It's unclear if President-elect Donald Trump or the Republican-led Congress will drastically overhaul the employer-based health insurance market, where about half of Americans get their coverage and which has mostly stayed intact under President Barack Obama.
Instead, pushed by rising healthcare costs, employers likely will continue on their own to alter benefits that require workers to pay for more of their healthcare upfront—a development that long preceded the Affordable Care Act. In addition, even more energy will be devoted to expanding health savings accounts, a prized conservative apparatus, and installing a cap on the tax exclusion for employer benefits, which the ACA already tried to do.
“We're kind of in the status quo, but the status quo is still telling us that small employers are dropping insurance, that premiums are still rising and benefit design is getting less generous through high deductibles and other modifications,” said Jean Abraham, a health economist at the University of Minnesota and a former senior economist with the President's Council of Economic Advisers. “That's still going to expose workers to more out-of-pocket costs for their healthcare.”
The ACA touched employer-sponsored insurance in two primary ways. The first was through the law's employer mandate, which required all companies with more than 50 employees to offer health coverage. The second was the so-called “Cadillac” tax, a 40% surcharge on the value of employer-based health premiums above certain thresholds, which was delayed until 2020 due to opposition from employers and unions. The ACA also created small business exchanges, where companies with less than 50 employees could offer subsidized coverage, but they have attracted little interest.
A repeal of the ACA would eliminate those provisions, and it'd immediately ease benefits reporting requirements for companies.
“Employers are going to be ecstatic,” said Robert Laszewski, a healthcare consultant in Washington. “They will be deregulated dramatically.”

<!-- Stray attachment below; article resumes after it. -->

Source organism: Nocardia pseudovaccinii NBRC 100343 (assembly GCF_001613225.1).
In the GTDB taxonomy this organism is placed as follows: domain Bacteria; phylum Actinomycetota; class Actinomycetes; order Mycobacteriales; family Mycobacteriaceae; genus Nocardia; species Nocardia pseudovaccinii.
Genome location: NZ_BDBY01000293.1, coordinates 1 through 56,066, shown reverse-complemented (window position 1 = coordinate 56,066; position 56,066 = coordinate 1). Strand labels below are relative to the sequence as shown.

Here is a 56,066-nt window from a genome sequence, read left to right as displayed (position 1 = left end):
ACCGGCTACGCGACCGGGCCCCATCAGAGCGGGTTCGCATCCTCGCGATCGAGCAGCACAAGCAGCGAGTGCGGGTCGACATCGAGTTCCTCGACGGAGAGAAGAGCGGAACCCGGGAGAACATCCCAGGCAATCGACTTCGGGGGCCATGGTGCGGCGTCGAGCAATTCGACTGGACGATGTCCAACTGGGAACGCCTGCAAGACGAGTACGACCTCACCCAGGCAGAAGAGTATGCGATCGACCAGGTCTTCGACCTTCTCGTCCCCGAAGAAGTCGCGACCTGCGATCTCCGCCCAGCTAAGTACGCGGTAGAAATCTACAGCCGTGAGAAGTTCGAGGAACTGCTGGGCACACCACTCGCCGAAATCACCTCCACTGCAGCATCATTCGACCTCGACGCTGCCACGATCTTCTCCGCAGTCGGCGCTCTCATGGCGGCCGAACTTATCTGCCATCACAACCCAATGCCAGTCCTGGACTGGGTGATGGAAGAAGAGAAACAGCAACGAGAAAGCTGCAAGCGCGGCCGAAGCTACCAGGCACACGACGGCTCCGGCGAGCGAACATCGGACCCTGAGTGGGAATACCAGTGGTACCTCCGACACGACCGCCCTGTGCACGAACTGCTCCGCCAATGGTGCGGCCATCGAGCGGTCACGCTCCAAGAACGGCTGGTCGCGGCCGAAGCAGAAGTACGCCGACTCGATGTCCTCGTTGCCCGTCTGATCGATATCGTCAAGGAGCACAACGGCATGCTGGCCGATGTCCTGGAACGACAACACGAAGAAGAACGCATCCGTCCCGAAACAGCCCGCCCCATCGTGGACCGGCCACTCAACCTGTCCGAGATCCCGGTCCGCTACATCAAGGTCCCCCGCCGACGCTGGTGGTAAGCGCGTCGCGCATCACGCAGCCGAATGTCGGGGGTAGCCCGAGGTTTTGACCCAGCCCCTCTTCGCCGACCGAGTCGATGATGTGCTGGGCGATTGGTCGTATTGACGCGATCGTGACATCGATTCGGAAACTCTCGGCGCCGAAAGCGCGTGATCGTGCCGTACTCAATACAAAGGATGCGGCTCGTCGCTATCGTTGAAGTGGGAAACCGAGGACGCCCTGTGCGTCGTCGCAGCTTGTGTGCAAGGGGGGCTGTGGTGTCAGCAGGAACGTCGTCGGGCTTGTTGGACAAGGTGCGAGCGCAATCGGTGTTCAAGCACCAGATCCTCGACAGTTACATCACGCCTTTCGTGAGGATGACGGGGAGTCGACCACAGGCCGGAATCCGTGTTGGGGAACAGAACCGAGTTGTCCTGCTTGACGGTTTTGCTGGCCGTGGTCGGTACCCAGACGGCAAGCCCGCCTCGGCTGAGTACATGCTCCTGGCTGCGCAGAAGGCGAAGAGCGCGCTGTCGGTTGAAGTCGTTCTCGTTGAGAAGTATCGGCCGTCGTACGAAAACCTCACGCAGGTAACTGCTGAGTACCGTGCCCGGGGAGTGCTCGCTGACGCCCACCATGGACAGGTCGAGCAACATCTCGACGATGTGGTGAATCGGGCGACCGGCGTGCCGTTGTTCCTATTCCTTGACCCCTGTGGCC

However, Republicans have made it clear they will go after the politically potent tax provision that excludes health benefits from income and payroll taxes. That tax exclusion “has contributed to the lack of growth in take-home pay that has frustrated many American families,” House Speaker Paul Ryan (R-Wis.) wrote in his policy paper earlier this year. Most health economists agree the tax break is regressive, benefiting the highest-income workers the most and partially responsible for stagnant wages. That's also why economists vehemently support the ACA's Cadillac tax.
Ryan has proposed instituting a cap on that tax exclusion, but Republicans have not listed how high those caps would be. He also argues his tax exclusion policy is a “fundamental departure from Obamacare's Cadillac tax.” But in reality, Ryan's policy aims to achieve the same goals—forcing companies and workers to choose less generous coverage, reducing consumption of healthcare services, and raising federal tax revenue as companies boost taxable wages to make up for the lower benefits.
“It's likely that most health plans would change their design to avoid hitting the threshold by shifting compensation away from healthcare and toward take-home pay,” Ryan's paper reads of the cap, echoing exactly what policy experts have said would happen under the ACA's Cadillac tax.
But proposals that chip away at that tax break “have been met with a lot of stakeholder opposition, and I don't see that stakeholder opposition fading at all this time around,” said Katy Spangler, senior vice president of health policy for the American Benefits Council, a lobbying group representing some of the largest companies in the country.